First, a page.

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Teach children about handling emergency situations at home

Monday, August 19, 2013

Although Oklahoma still feels like summer, children all across the state will soon be returning to school. Many of these children may spend several hours at home alone after school each day before their parents get off work.

During the time children are home alone, it is important for parents to make sure these youngsters know how to handle a variety of emergency situations.

Laura Hubbs-Tait, Oklahoma State University Cooperative Extension parenting specialist, said emergency situations can include severe weather, home fires and even how to administer first aid for minor injuries or bug bites.

“Before parents leave their child at home alone they need to ask themselves whether the child is mature enough for all the responsibilities of being left alone,” Hubbs-Tait said. “The general age recommended by the American Academy of Pediatrics ( is 11 years to 12 years of age”. 

Parents should use the following checklist ( as a guide to determine whether they have provided the right information and whether their child is prepared to be left at home alone:

·        Knows how to properly answer the telephone. Kids should never disclose to an unfamiliar voice that they are alone. An appropriate response would be: “My mom’s not able to come to the phone right now; can I take your number and have her get back to you?”

·        Knows what to do and who to call in the event of a fire, a medical crisis, a suspicious stranger at the door or other emergency. Coach teens on how to respond to each of these situations. Conspicuously post emergency telephone numbers on the refrigerator and next to house phones, program them into cell phones, and make sure teens and tweens know at least two escape routes from the home.

·        Knows where to find the first-aid supplies and how to handle basic first aid (or whom to call) for cuts, scrapes, nosebleeds, minor burns and so on.

·        Knows how to switch on a shutoff electrical circuit breaker or replace fuse safely.

·        Knows where to find the shutoff valves on all toilets and sinks, as well as the main water valve, in the event of a leak or overflowing toilet.

·        Knows how to put out a cooking fire. Keep baking soda, flour or a fire extinguisher in the kitchen. Teens should know never to throw water on a grease fire.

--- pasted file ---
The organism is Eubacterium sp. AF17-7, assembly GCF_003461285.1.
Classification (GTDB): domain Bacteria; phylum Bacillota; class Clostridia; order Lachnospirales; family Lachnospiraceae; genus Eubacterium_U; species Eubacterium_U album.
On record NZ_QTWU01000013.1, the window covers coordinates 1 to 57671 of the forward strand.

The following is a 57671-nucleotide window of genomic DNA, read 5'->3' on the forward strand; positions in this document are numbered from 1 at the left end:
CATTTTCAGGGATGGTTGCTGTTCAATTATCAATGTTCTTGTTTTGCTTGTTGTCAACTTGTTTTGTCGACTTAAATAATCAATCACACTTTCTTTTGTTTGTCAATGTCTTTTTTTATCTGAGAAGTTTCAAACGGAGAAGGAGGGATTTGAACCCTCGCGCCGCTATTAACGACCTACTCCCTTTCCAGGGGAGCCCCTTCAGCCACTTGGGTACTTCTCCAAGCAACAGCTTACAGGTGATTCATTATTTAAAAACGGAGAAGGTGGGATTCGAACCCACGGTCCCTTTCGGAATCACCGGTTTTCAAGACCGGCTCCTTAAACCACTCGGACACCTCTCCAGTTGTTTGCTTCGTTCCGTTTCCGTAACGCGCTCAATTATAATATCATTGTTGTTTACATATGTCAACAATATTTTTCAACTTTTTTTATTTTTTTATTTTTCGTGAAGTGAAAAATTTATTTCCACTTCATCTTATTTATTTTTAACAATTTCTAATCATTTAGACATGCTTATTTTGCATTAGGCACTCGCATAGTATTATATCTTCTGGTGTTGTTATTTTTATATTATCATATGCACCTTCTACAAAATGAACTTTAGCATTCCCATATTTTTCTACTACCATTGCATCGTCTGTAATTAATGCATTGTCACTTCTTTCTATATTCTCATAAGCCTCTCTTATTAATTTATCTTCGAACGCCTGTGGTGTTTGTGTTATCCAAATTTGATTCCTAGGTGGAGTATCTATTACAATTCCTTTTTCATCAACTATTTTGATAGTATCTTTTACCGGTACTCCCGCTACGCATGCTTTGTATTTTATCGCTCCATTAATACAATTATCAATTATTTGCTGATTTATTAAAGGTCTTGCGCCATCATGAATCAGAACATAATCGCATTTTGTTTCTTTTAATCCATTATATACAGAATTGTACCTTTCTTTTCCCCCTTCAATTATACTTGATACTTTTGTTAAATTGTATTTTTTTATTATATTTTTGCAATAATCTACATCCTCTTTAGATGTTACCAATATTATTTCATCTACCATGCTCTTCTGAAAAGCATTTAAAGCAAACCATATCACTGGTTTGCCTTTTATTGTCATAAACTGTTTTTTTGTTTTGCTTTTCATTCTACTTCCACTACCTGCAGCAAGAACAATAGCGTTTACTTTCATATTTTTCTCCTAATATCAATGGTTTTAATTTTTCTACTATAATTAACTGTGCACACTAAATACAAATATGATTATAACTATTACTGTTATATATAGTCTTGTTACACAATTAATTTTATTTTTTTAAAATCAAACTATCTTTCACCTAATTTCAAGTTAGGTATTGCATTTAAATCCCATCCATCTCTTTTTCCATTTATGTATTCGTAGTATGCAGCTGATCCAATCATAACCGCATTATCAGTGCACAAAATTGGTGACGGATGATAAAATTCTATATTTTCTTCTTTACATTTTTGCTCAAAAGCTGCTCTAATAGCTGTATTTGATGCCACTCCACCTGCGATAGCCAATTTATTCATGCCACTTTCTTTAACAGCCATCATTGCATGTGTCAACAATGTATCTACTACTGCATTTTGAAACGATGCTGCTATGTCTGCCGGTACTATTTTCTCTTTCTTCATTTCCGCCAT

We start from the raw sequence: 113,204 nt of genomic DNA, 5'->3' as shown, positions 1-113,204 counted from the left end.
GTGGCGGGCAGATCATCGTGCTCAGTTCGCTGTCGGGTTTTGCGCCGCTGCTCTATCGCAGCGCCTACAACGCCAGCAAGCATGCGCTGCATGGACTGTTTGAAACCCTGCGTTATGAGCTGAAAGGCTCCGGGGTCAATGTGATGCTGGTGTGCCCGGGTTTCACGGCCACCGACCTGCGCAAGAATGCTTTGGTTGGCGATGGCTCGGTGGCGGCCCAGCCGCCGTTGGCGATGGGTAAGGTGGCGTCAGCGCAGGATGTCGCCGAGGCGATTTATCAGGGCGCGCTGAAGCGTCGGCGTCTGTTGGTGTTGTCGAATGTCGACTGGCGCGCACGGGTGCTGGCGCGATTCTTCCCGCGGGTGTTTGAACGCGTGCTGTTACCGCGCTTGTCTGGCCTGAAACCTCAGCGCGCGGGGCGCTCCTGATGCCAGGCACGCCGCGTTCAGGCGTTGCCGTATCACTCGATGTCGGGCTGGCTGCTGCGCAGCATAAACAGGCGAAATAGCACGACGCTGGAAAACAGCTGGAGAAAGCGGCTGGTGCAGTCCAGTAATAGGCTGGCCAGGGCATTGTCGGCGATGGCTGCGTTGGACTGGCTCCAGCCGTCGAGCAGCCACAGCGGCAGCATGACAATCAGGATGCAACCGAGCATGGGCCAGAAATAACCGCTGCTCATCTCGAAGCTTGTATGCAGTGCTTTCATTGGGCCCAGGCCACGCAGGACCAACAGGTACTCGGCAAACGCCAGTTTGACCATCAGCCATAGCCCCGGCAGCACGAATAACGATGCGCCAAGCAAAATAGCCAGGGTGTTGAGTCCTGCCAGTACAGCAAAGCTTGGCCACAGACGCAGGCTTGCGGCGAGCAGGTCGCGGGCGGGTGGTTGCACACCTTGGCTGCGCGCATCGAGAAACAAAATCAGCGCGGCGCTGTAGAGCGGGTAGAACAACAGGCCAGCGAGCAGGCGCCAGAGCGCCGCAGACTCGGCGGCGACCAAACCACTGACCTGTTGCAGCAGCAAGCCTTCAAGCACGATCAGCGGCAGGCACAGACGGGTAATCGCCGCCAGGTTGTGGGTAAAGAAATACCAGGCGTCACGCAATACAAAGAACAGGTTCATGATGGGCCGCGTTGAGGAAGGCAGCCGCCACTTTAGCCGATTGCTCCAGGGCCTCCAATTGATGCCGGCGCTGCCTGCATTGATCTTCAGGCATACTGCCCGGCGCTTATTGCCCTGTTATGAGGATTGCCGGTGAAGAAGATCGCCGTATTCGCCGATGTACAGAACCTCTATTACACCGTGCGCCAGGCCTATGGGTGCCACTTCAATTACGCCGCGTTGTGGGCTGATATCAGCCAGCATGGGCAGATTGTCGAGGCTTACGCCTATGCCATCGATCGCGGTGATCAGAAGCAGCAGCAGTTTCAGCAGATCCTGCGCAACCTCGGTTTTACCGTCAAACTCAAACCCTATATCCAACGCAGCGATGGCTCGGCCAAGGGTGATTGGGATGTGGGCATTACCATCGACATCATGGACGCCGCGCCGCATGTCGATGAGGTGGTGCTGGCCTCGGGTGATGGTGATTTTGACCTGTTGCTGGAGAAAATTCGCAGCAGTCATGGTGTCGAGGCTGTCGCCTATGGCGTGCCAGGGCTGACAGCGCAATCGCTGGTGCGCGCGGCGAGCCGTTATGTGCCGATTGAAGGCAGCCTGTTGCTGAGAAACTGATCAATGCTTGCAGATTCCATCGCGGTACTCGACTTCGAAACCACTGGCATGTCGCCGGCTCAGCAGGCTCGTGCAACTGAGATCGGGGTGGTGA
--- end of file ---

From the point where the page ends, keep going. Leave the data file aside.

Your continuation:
·        Knows how to contact you in an emergency.

·        Knows the names of her pediatrician, the preferred hospital and the family medical-insurance plan and type of coverage.

“Fire prevention and self-preservation techniques are important for children of all ages whether or not they are old enough to be left at home alone,” Hubbs-Tait said. “Take the time to show your children where the smoke detectors are in your home. Push the ‘test’ button so they will know what the alarm sounds like. Also, your entire family should practice fire drills and know the different escape routes in the house. The U.S. Fire Administration has a number of free resources to help parents and children with fire safety, including instructional materials for elementary school children ( and for parents of children of all ages:”.

 Although Oklahoma is nearing the end of tornado season, it is always a good idea to be prepared for all types of weather emergencies, said Gina Peek, OSU Cooperative Extension housing and consumer specialist.

 “Everyone should have a weather emergency kit ready go to at all times,” Peek said. “The kit should include items such as a portable radio with extra batteries, flashlight, three days’ supply of nonperishable foods, drinking water, a small first aid kit and instructions of where to go in the event of a tornado warning.”

Hubbs-Tait encourages parents to teach their children basic first aid. Assemble a kit with your child and explain what each item is and how it should be used.

“You also need to help them recognize what is a true emergency and what situations can be handled at home,” Hubbs-Tait said. “Small cuts and scrapes aren’t uncommon for most children and can be treated by simply washing with soap and water and applying a bandage. The treatment for minor burns is to run cold water on the burn or hold a cold pack on the area until it no longer hurts. ”

Nosebleeds can be somewhat frightening for children simply because there is blood. Treatment includes sitting upright, pinching the nose between your finger and thumb and applying pressure for about five minutes. If bleeding continues, apply a cold cloth.

“If that doesn’t work the child needs to call a parent for help,” Hubbs-Tait said.

When it comes to poisons, Peek said the best treatment is prevention.

“Keep cleaning supplies, medications and other hazardous materials out of reach of children, or better yet, in a locked cabinet,” Peek said. “Mark all poisonous substances clearly and explain the different symbols used on labels to your children. In addition, keep the number of the poison control center near your phone and on your list of emergency contacts. In the event of an emergency, call 1-800-222-1222.”

Being home alone after school is a learning experience for children and parents must do everything possible to keep them safe.

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